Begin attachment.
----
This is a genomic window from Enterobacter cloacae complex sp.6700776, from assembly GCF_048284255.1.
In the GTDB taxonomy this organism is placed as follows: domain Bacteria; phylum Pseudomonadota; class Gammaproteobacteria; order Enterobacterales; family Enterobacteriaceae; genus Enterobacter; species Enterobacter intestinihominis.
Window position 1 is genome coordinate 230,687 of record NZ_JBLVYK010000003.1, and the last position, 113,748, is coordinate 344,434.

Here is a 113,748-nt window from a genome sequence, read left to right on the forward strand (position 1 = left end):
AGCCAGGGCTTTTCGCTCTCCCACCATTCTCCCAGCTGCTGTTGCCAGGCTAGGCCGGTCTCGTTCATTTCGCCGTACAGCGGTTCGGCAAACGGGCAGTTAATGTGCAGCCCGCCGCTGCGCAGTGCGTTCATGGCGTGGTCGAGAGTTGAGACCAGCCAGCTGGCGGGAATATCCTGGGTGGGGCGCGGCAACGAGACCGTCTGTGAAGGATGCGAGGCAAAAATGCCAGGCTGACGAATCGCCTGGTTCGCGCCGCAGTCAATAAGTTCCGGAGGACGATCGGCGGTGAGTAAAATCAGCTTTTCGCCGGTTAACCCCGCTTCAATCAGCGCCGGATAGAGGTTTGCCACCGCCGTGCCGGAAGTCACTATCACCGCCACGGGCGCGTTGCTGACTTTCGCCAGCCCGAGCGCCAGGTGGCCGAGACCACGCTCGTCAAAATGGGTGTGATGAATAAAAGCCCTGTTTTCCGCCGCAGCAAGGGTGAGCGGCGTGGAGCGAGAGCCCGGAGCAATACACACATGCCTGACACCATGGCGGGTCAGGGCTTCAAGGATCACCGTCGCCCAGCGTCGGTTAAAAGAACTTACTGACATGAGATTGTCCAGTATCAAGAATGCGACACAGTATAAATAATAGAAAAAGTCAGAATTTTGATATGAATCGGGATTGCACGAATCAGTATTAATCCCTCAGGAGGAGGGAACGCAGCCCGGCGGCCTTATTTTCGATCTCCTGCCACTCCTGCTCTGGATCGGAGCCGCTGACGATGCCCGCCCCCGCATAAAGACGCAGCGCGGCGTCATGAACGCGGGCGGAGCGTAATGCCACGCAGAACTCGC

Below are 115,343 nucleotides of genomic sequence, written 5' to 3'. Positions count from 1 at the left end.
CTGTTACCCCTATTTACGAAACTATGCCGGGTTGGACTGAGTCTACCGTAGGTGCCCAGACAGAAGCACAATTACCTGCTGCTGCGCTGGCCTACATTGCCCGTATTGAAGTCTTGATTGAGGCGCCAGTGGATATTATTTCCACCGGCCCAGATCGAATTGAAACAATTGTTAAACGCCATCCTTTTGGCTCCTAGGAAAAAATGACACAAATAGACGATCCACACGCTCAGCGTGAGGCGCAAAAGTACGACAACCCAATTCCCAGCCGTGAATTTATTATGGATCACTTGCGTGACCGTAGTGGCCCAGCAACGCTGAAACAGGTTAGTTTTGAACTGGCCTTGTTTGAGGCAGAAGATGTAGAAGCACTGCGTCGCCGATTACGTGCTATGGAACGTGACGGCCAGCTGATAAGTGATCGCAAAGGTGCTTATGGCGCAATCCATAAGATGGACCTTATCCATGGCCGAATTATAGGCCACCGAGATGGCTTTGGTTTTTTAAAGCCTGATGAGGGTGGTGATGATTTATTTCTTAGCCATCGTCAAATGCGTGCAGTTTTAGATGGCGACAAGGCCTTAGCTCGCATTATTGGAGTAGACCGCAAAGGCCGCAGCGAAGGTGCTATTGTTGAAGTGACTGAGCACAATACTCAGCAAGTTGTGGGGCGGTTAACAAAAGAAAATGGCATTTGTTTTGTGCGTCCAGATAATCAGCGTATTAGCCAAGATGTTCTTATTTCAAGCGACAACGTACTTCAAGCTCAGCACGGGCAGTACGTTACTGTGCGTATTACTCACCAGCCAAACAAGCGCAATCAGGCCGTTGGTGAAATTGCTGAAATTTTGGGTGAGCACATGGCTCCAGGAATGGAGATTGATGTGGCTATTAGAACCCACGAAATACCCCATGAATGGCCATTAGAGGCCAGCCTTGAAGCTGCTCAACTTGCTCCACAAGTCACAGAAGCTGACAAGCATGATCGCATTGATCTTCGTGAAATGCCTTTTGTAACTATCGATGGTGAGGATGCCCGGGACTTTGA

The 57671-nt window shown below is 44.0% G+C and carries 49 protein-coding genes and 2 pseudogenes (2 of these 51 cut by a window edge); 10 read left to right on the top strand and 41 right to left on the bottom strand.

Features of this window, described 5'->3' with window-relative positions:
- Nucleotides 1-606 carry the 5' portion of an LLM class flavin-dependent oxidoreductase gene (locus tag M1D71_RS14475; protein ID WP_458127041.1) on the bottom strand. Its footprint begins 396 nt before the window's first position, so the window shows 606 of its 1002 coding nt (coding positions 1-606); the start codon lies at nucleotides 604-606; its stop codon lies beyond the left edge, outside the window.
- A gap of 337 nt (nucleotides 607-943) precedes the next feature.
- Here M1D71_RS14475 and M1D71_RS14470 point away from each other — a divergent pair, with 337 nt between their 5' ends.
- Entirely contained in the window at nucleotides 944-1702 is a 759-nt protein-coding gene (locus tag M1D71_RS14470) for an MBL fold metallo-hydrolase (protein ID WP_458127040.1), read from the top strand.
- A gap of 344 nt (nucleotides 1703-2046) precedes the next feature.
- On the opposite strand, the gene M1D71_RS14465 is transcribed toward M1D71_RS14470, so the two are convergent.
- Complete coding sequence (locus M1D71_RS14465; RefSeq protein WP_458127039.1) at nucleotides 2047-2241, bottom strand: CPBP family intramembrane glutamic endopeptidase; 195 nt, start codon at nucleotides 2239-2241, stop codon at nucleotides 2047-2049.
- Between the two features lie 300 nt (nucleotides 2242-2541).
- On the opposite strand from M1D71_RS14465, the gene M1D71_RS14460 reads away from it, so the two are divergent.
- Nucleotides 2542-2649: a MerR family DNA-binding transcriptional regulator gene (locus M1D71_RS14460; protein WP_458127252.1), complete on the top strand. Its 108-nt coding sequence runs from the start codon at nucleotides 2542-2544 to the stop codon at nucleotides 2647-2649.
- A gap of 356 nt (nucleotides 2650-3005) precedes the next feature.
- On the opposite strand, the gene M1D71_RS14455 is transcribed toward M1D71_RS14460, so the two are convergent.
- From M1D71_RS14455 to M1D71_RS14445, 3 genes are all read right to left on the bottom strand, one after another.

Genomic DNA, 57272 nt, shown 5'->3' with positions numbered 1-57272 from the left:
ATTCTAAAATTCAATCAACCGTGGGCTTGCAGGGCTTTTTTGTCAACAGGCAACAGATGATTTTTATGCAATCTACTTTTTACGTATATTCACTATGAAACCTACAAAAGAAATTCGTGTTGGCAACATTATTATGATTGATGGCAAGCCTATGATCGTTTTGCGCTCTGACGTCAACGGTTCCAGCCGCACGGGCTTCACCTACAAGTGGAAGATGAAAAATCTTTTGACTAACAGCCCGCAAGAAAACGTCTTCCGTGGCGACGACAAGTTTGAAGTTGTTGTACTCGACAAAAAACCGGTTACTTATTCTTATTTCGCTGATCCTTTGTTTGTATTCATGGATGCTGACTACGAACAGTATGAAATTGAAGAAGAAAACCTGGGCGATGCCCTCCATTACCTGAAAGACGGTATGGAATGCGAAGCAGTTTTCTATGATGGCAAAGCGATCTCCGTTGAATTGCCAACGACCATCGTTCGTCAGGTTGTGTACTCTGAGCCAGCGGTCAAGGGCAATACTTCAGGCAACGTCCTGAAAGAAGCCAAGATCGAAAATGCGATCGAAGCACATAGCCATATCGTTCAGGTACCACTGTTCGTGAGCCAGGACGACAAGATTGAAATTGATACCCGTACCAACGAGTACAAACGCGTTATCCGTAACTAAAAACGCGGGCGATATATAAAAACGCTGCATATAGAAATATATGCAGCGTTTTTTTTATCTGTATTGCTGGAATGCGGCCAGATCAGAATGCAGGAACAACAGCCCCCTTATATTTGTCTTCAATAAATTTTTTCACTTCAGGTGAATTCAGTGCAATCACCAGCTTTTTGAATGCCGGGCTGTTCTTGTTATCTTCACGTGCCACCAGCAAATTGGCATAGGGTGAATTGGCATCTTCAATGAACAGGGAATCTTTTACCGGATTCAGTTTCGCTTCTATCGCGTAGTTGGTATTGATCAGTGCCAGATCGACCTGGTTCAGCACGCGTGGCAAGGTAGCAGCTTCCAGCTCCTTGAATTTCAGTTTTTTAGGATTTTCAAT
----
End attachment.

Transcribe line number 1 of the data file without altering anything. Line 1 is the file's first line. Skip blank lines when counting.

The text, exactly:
This is a genomic window from Enterobacter cloacae complex sp.6700776, from assembly GCF_048284255.1.